White out? Challenges mount for the global TiO2 industry

By William Clarke
Published: Friday, 01 November 2019

Faced with stagnating prices, feedstock shortages and health warnings, William Clarke considers the challenges faced by the world’s titanium dioxide producers.

The global titanium dioxide (TiO2) market has had a turbulent year so far in 2019, albeit one that has resulted in price stagnation becoming a preferable alternative to the recent steady decline in the chemical’s export value.

The industry, already reeling from the implementation of tight environmental controls in China, is now facing a number of new and unexpected disruptions - including international trade tariffs, an economic slowdown, a shortage of feedstocks and stricter public health legislation.

Perhaps the most dramatic of these has been the impact of TiO2 being added to the list of products subject to tariff hikes in the trade war between the United States and China.

A series of escalating tariffs on Chinese TiO2 imports to the US, which as of mid-October stood at 25%, have effectively cut off the US from the world’s top exporter.

Perhaps more significantly, this block on a key export market has weighed heavily on China’s domestic TiO2 demand and has resulted in rising exports to other parts of the world. 

"Exports from China are up recently. But, year-to-date, they are [only] up marginally compared with previous years," Gerry Colamarino, managing director at Pennsylvania, US-based TiPMC consulting said.

"It is very clear that exports to north America have gone down and we’ve seen [the Chinese TiO2 that would have come here] placed in other areas, particularly Latin America and the Middle East," he said.

Colamarino said, though, that Chinese producers would struggle to grow exports further without improving the grades of TiO2 they make.

"China exports multi-purpose grades of TiO2. They have not been able to get into the more differentiated markets and have almost saturated their markets outside China for their current product quality," he said, adding that Chinese TiO2 prices have probably reached a floor.

"For many marginal producers, they can’t lower prices any more, as costs have increased and margins are thin," Colamarino said.

TiO2 manufacturer margins in China have been helped by the weaker yuan, which increases the value local currency-denominated receipts. 

But producers there are also facing rising labor costs and continued scrutiny from environmental inspectors, presenting the risk of temporary or permanent closures, or orders to retrofit their factories with expensive modern equipment.

In mid-October, Fastmarkets assessed the price of titanium dioxide pigment, high quality, bulk volume, cfr Asia, at $2,200-2,550 per tonne, down from $2,300-2,600 per tonne at the start of the year and illustrating the market torpor caused by plentiful supplies and restricted markets for this grade.


The comparatively small world of Western TiO2 producers was shaken up in 2019, when Connecticut, US-headquartered pigment producer Tronox finally managed to complete the purchase of its larger rival, Jeddah, Saudi Arabia-based Cristal. 

The deal, which faced stiff opposition from antitrust regulators, was eventually finalized after Cristal agreed to divest its US assets to UK-based chemical producer, Ineos.

Two other major titanium producers appeared on the scene in recent years, when The Chemours Company and Venator, both located in the US, were spun out of their respective parent companies, DuPont and Huntsman, in 2015 and 2017.

The spin-offs followed major restructurings and shareholder pressure to separate out the TiO2 businesses, due in part to the price volatility of the chemical.

Ineos, the biggest chemicals company in the world in terms of sales revenues, is the first completely new entrant into the Western TiO2 market in decades and its debut came at a difficult time for the sector.

Producers in Europe and the US have been struggling with a heavy overhang of TiO2 stocks, built up in the first half of 2018, which has weighed heavily on prices, particularly in Europe.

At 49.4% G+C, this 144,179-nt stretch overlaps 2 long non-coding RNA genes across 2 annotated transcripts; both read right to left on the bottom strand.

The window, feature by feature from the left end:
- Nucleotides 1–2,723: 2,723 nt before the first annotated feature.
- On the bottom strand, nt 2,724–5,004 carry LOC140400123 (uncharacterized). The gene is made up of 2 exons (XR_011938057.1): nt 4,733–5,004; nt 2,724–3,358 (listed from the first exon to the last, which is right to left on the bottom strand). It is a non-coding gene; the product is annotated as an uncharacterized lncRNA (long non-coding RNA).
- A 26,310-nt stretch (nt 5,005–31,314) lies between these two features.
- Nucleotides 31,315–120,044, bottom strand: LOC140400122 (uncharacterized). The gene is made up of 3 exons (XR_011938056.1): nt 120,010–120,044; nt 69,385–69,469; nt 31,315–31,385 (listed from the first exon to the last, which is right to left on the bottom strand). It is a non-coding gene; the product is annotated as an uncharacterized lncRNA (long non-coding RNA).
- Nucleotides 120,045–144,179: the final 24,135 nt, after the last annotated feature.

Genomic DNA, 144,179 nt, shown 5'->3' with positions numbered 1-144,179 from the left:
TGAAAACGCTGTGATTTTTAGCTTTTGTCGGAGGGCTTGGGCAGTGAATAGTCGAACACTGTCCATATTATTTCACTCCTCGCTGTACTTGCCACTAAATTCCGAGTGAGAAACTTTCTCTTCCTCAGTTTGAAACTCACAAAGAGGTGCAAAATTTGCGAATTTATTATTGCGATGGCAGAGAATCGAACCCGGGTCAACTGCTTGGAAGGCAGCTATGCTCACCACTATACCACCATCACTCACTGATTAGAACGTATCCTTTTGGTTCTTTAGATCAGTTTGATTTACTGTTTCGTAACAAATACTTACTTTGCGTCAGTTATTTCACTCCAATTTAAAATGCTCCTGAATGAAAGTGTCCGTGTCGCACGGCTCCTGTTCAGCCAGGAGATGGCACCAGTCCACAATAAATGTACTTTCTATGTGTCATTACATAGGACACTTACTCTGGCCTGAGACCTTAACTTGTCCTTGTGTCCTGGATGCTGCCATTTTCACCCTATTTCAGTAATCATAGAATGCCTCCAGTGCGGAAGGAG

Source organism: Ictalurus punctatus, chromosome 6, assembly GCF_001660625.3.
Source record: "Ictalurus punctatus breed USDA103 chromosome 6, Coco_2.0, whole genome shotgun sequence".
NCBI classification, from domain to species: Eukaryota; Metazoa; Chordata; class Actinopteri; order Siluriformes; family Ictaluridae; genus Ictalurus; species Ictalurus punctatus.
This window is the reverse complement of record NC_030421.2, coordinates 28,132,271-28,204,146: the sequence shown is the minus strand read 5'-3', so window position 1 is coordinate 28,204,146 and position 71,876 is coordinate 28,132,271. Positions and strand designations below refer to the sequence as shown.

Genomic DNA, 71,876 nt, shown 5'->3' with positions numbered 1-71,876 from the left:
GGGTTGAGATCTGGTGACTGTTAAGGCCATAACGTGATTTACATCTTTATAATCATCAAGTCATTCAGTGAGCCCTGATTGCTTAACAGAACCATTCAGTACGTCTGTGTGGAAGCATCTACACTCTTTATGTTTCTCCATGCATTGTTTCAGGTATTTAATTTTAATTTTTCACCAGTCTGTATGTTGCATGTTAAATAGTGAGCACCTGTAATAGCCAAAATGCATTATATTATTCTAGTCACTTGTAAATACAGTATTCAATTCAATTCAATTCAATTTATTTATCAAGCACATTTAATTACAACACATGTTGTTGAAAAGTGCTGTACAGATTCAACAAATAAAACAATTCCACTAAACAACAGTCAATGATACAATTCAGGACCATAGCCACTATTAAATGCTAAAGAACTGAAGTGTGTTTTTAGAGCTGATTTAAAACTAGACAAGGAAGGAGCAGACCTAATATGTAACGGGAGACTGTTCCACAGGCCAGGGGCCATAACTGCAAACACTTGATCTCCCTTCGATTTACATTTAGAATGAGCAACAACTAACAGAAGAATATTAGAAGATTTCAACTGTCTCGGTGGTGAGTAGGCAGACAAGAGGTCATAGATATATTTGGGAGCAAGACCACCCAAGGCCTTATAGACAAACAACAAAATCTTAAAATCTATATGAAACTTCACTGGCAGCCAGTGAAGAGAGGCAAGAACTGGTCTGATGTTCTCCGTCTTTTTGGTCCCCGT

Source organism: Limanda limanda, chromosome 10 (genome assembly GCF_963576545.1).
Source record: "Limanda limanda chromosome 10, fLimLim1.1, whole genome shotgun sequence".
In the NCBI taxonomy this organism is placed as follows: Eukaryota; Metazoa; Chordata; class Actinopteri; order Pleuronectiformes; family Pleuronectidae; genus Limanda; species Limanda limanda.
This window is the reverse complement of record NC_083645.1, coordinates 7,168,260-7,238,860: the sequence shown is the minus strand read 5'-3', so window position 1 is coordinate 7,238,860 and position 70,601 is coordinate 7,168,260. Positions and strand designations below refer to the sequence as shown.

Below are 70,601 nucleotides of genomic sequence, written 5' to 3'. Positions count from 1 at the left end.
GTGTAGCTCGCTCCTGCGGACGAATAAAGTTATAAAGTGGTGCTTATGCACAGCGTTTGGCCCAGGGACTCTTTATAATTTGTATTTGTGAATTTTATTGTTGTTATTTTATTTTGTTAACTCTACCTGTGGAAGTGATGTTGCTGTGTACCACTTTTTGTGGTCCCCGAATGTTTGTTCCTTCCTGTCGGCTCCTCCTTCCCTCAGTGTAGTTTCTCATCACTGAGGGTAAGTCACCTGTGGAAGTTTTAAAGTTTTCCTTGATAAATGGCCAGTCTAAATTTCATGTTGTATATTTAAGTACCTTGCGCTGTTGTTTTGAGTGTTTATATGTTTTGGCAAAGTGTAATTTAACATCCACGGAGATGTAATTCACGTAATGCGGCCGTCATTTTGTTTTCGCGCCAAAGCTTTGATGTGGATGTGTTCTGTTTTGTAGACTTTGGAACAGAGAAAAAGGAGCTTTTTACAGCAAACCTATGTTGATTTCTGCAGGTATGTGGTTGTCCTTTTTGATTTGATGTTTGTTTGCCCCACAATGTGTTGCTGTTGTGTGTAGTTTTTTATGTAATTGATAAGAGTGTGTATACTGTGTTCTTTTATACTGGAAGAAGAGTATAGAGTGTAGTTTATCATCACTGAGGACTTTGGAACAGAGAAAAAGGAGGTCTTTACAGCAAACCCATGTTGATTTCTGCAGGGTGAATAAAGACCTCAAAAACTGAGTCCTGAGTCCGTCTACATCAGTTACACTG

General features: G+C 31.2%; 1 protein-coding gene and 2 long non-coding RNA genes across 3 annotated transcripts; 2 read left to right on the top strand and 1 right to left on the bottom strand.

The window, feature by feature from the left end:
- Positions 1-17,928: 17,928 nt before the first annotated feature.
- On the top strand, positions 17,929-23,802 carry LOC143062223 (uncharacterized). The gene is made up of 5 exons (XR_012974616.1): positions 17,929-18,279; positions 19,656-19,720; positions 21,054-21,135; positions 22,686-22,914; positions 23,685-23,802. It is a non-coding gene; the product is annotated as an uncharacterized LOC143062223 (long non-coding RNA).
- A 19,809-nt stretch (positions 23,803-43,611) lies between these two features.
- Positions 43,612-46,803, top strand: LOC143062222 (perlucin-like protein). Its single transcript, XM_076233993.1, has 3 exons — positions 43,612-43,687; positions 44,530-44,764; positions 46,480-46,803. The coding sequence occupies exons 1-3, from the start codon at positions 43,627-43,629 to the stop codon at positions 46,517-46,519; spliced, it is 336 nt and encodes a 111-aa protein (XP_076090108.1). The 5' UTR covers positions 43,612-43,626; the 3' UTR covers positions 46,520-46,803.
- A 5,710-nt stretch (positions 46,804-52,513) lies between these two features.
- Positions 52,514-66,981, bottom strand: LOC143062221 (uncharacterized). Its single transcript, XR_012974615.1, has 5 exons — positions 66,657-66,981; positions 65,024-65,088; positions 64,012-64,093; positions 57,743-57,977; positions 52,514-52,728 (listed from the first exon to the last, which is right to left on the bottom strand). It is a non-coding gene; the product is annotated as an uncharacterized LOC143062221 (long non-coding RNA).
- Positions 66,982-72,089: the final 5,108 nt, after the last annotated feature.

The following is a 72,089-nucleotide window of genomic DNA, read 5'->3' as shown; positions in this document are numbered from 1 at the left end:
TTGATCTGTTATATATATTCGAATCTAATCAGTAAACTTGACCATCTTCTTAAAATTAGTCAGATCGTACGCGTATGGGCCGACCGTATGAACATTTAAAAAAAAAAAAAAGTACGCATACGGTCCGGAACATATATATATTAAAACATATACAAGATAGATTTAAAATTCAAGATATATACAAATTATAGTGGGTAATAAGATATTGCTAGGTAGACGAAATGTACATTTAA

"[Western TiO2 producers] went into this year with a need to destock, and Chemours did the destocking singlehanded, reducing nearly 200,000 tonnes of sales in the first half of 2019 vs. 2018," Colamarino said.

"Kronos increased its sales [and] Venator tried to manage its volume and price relationship, but still gave up some price for volumes," he said. 

"In the past, Tronox would generally sell everything it could produce, but is currently aligning its regional pricing at a level somewhere between what Cristal and [pre-merger] Tronox would have offered. Price is being managed very carefully.

"Ineos is by far the smallest TiO2 producer, almost a regional [player]. Its focus is on getting as many tonnes out as it can," Colamarino added.

As a result of this destocking, Colamarino is positive about the prospects for TiO2, despite persistently sluggish demand and the possibility of another global economic recession in the foreseeable future.

"I don’t think I’ve ever seen an industry better adjusted for global recession," he said. "The TiO2 industry saw the overstock and responded quickly. Although export prices from China have reduced considerably [in the past two years], Chemours really led the effort to minimize [price erosion] from the [Western] multinational producers."

Ilmenite shortage

Another concern facing the TiO2 industry is the developing structural shortage of feedstock. 

This is largely down to the depletion of a number of large heavy mineral sands resources in Australia and Africa.

Mineral sands miners concentrate first on areas of deposits richest in valuable minerals, including rutile and ilmenite, meaning that recovery rates fall over time.

But there are other reasons for the drop-off in mineral sands availability. 

In China, mineral sands mining in Hainan, an island province off the coast of southern China has stalled, as the region converts into a special economic zone with a focus on trade, finance, and high-tech manufacturing.

And, while Ilmenite production in the central Chinese province of Sichuan and elsewhere continues, it faces environmental restrictions. In addition, the ilmenite rock mined in these areas is less suitable as a chloride feedstock than that derived from sand deposits.

Indian ilmenite exports, meanwhile, have slumped over the past year, after the government decided in August 2018 to 'canalize’ exports of mineral sands. This means that mineral sands can only be exported through state-run entity, Indian Rare Earths Ltd (IREL).

The tightening of regulations on the Indian mineral sands sector - which is centered on beach sand deposits in southern India - has sharply reduced the availability of ilmenite, rutile and zircon from the country.